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How Collaboration Happens at Duo

Follow the lives of three Duo designers as they work together to turn a user insight into a product update by sharing discoveries, embracing creativity, and making connections.

Part 1: Andrea makes a discovery

Andrea turns a corner onto Ashley Street and bounds up the stairs to the building. She takes out her badge and opens the door. Were it not for the green circle with “Duo” emblazoned on the front, you would have no idea it housed one of the nation’s top cybersecurity companies.

Duo’s headquarters in Ann Arbor, MI

Inside the Duo headquarters, the office is quietly coming to life. Walking through glass doors on the second floor, Andrea reaches the main gathering area: a wide open space with a brick fireplace and velvet couches. Smiles and murmurs of “morning” and “hey you” float by as she walks through. It feels safe, warm, and light. A large sticker of a daisy catches her eye. Be kinder than necessary. A Duo core value. It sets the tone of every space and every meeting, building trust between coworkers, and even people that haven’t yet met.

Inside the Duo office

Andrea gathers her laptop and slides into a nearby table, finding a spot in the sun and preparing for the morning’s work. She had spent the past six months designing a new Duo product—a portal called Duo Central where you can access all your work organization’s applications. It’s part of Duo’s evergrowing mission to make security easy and simple in the workplace. Now that the product had launched, she was busy collecting and analyzing feedback from users.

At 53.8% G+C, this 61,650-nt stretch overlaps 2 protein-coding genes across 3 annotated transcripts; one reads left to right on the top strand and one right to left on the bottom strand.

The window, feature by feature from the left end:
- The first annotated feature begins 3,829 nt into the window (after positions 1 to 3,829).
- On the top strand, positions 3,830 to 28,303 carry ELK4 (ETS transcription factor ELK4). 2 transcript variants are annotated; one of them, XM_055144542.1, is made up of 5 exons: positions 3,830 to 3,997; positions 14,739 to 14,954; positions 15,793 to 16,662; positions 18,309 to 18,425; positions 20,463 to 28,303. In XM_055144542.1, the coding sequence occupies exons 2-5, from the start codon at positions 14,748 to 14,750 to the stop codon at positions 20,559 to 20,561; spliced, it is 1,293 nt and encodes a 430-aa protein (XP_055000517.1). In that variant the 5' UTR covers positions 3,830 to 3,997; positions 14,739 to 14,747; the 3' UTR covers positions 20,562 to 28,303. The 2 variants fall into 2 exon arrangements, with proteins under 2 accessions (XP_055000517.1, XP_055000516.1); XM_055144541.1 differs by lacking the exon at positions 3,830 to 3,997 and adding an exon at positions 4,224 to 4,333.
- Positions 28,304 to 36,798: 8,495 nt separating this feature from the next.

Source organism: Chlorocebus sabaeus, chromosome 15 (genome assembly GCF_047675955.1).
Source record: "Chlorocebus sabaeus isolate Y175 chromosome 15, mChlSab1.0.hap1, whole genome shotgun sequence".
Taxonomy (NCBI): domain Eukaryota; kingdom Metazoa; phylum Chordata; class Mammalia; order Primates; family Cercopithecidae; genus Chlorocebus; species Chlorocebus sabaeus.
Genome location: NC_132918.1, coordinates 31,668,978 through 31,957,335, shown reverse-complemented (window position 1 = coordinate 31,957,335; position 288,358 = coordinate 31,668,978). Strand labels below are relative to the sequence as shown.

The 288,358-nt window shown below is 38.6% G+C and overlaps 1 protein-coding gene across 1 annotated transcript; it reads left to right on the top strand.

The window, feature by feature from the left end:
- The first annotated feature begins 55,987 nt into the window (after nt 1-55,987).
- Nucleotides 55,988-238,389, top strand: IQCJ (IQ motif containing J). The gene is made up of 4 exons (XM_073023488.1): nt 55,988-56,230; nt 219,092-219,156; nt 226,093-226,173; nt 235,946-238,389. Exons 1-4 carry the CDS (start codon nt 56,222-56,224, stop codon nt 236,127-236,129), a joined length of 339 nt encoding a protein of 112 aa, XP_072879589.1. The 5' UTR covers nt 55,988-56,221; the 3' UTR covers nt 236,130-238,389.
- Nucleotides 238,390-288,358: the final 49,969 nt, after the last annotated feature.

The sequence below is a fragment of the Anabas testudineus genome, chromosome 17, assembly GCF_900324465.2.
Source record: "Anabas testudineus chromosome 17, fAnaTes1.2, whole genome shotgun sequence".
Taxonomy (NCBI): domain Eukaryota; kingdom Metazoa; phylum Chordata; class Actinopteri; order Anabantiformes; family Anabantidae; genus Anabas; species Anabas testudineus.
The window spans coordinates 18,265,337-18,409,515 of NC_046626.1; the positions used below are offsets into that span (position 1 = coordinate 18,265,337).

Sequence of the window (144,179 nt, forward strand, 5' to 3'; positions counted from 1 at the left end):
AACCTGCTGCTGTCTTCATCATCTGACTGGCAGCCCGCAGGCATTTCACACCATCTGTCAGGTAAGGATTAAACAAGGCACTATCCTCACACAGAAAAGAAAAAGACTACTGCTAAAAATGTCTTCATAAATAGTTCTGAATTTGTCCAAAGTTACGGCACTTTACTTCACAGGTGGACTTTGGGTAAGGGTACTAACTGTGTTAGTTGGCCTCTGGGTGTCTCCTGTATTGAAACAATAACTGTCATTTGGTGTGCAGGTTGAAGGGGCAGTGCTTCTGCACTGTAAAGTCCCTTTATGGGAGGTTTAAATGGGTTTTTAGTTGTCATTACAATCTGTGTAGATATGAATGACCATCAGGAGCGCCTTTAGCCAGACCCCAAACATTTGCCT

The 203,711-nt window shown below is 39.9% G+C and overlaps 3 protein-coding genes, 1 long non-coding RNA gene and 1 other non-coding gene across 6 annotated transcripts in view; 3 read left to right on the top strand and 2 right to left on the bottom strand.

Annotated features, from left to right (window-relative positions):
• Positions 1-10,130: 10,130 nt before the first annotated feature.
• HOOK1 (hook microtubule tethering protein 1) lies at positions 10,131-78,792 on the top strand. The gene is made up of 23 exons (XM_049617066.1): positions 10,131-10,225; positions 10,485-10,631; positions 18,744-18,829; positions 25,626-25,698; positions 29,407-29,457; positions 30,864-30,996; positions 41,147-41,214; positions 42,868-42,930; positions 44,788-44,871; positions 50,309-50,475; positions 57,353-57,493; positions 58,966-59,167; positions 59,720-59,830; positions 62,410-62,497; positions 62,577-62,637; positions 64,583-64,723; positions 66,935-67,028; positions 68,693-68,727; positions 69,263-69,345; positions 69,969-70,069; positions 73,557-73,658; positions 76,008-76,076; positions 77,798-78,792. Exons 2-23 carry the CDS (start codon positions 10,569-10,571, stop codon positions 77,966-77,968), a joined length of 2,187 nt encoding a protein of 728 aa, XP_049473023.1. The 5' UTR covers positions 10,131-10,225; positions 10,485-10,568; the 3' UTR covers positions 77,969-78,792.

“Hey Andrea! How’s it going?” says a friendly voice.

Andrea looks up and grins. It’s Ivo, one of the design managers on the team and one of her closest work partners. She waves him over and he sits down, setting his morning coffee on the table.

“It’s going well, thanks!” says Andrea, “I was actually just looking at our latest user interviews. You know what’s interesting? Users are satisfied with the portal—but they shared lots of ideas for other things they could do there, too.”

“Oh, really? Like what?”

“I got a few examples from the sessions….they see it as a place for anything Duo, really!”

“Hmm that’s interesting....what else might add value here?”

As they brainstorm ideas over the table, Andrea starts to see a growing opportunity to add more value to the portal. She opens up a virtual whiteboard. Creates a few sticky notes. Then — with the help of Ivo and Duo’s Wiki — she starts sifting through past research studies, slowly weaving together a colorful web of data, insights, and statistics from different sources. As the minutes go by, this web of information grows and the full extent of the design opportunity comes into focus.

Andrea’s research synthesis

After a few hours, Andrea sits back and surveys her handiwork. With the initial research complete, now it was time to share the discovery with others.

Part 2: Trevor explores design concepts

Shrugging off his jacket, Trevor walks through the Duo office on the way to his desk. A slim figure with calm eyes and a mop of hair over his glasses, he’s a visual designer at the company. Sometimes he works outdoors or from a neighboring building, but today he prefers the design nook.

The Duo design nook is a naturally creative place. The room has a wide and open feel, with light pouring in from the windows across its walls, plants, and bookshelves. One side is lined by glass conference rooms. The other side has bookshelves brimming with design classics like Design of Everyday Things by Don Norman and Thinking Fast and Slow by Daniel Kahneman. A group of standing desks nestle at the center, becoming a hub of energy during peak hours of the day as designers swing by to share work and bounce around ideas.

A gathering space next to the design nook